Market Update: Fri, May 24, 2019 | LPL Financial Research


Daily Insights

Markets continue to follow trade news; tone improves overnight after a rough week. Global equity markets advanced overnight and U.S. futures point to a higher open after the Trump administration signaled that some relief from restrictions on Chinese telecom giant Huawei could be part of a final trade deal. Weakening global and U.S. economic data and increased market volatility may be helping to nudge the U.S. and China back to the negotiating table. Market participants will be focused on seeing enough progress over the next several weeks for President Trump and China’s President Xi to potentially get talks back on track at the G-20 Summit on June 28-29.

U.S. economic data showing increasing bite from trade disputes. Markit’s preliminary manufacturing Purchasing Managers’ Index (PMI) for May fell to a nine-year low at 50.6 but remained in expansion territory (above 50 indicates expansion), as trade uncertainty continued to weigh on the manufacturing sector. New orders, a strong leading component, entered outright contraction, also hitting a nine-year low. The services index faired only slightly better, falling to 50.9. The U.S. economy has shown strong resilience so far in the face of hardline trade negotiations, with fiscal stimulus more than offsetting the impact of trade headwinds, but signs that the U.S. would also be vulnerable to a protracted dispute are increasing.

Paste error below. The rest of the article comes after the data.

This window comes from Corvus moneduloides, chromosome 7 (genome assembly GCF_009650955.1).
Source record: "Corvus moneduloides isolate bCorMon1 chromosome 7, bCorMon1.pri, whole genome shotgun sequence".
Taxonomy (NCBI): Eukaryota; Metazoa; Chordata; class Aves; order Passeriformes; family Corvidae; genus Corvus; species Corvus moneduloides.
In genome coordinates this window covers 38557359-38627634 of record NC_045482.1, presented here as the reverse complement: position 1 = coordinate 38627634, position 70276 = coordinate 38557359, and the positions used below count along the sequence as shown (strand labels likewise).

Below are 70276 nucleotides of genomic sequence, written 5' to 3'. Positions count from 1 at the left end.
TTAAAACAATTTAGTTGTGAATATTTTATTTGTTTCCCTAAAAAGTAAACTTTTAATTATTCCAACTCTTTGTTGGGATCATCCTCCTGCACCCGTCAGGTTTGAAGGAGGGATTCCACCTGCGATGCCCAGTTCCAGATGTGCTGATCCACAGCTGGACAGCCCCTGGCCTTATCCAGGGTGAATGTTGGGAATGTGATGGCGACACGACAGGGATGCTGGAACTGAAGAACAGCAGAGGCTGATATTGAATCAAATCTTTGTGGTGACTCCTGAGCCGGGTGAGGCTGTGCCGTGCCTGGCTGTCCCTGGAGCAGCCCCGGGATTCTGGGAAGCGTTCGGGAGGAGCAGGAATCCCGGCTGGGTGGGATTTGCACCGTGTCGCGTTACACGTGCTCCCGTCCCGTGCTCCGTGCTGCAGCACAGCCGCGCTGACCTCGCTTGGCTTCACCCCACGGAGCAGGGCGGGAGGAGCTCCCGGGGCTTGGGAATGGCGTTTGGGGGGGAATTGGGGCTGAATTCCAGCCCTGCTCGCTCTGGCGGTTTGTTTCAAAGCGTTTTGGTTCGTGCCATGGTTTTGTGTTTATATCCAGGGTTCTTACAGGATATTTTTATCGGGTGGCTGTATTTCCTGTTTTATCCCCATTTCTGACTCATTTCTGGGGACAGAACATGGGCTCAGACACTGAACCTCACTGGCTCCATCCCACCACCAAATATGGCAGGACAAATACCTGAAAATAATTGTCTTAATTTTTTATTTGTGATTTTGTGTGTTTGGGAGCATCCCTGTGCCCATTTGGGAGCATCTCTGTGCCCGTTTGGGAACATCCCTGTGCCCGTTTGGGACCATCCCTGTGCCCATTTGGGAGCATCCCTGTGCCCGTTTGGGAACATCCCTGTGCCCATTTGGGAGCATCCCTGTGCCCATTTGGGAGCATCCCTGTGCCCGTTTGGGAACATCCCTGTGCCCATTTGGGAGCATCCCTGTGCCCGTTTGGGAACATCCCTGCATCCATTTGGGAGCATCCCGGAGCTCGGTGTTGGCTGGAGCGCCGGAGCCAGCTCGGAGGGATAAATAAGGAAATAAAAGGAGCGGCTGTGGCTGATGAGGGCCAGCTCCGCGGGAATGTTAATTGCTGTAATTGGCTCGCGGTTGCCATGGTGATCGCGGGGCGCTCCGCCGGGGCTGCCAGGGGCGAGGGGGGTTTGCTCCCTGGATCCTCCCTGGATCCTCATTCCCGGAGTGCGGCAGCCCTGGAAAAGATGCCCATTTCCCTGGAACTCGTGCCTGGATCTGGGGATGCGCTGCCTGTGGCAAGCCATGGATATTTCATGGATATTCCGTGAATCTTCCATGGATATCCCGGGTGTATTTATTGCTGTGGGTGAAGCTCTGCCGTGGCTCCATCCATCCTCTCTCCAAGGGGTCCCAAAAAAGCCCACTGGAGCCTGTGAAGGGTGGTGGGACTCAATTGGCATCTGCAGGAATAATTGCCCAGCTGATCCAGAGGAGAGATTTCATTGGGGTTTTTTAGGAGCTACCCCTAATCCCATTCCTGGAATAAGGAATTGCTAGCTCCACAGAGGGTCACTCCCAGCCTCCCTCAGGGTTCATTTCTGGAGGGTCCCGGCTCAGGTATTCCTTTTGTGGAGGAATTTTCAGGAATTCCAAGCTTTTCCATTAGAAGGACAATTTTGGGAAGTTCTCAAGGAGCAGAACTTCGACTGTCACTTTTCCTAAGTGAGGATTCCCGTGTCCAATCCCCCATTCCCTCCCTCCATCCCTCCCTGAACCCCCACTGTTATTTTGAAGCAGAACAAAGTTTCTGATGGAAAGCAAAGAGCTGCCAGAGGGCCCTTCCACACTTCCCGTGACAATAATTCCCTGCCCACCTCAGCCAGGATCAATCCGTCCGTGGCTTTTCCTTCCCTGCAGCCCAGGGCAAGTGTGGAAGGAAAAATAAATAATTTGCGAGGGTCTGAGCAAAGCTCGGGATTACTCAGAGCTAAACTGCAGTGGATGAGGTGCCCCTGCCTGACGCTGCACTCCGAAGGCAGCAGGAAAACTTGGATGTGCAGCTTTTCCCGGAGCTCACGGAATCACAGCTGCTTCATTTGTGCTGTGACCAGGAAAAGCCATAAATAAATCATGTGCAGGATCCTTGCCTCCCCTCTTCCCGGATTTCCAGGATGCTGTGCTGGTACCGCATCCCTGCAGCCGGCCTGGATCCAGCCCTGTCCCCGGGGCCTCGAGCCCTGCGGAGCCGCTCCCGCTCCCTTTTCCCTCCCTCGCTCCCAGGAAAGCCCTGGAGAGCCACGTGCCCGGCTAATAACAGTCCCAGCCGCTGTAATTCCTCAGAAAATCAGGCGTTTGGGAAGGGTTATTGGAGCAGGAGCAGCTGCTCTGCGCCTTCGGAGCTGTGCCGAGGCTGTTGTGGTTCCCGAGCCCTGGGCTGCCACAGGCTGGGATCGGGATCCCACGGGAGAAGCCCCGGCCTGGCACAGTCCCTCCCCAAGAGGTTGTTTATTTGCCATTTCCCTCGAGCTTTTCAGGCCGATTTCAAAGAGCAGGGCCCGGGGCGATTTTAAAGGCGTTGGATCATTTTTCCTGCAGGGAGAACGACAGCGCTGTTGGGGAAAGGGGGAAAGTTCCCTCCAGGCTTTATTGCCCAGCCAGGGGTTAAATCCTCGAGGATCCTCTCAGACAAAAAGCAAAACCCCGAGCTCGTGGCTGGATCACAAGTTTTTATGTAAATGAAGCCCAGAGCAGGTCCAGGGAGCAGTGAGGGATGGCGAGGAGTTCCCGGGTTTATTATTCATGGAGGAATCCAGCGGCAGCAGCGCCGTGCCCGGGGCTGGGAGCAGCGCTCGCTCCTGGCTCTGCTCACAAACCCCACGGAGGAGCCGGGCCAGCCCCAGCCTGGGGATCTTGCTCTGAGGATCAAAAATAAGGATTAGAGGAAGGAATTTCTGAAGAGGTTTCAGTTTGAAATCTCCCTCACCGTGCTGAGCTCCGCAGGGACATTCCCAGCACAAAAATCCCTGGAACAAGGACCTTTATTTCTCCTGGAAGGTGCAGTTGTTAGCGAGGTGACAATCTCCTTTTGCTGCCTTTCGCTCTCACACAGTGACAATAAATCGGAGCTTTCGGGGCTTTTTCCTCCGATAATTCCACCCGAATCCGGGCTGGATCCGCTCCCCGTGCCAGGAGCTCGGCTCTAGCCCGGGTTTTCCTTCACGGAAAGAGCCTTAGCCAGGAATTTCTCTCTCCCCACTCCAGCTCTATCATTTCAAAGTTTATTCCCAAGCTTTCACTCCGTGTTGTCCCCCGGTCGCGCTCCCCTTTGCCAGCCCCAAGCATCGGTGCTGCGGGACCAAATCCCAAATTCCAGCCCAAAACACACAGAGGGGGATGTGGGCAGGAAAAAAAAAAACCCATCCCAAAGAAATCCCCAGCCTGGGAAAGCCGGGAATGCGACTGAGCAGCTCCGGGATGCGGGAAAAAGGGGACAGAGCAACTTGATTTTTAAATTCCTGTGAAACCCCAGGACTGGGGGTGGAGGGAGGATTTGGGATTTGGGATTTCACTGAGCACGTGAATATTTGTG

Durable goods orders weaken. Durable goods orders for April fell over 2% with a strong downward revision to March’s data as trade uncertainty continues to weigh on business spending. New orders for core capital goods, an important leading indicator, also declined, missing expectations at -0.9%, with March being revised downward into contraction territory. Fiscal incentives to increase capital spending continue to be undermined by uncertainty around trade and slowing global growth. With strong fiscal incentives in place, we believe business spending is primed to rebound if trade tensions subside, which would be the key to further improving productivity and elongating the cycle.

British Prime Minister May resigns, extending Brexit uncertainty. Theresa May has resigned her post as Britain’s prime minister after failing to broker a Brexit deal satisfactory to both her own fractured parliament and the European Union. The already chaotic Brexit process enters a new stage of uncertainty with everything back on the table, from a second referendum potentially cancelling Brexit to a risky accelerated departure. The direction will be framed by the U.K.’s next prime minister, with pro-Brexit candidate Boris Johnson leading the field. The current deadline for a Brexit deal with the European Union is October 31.


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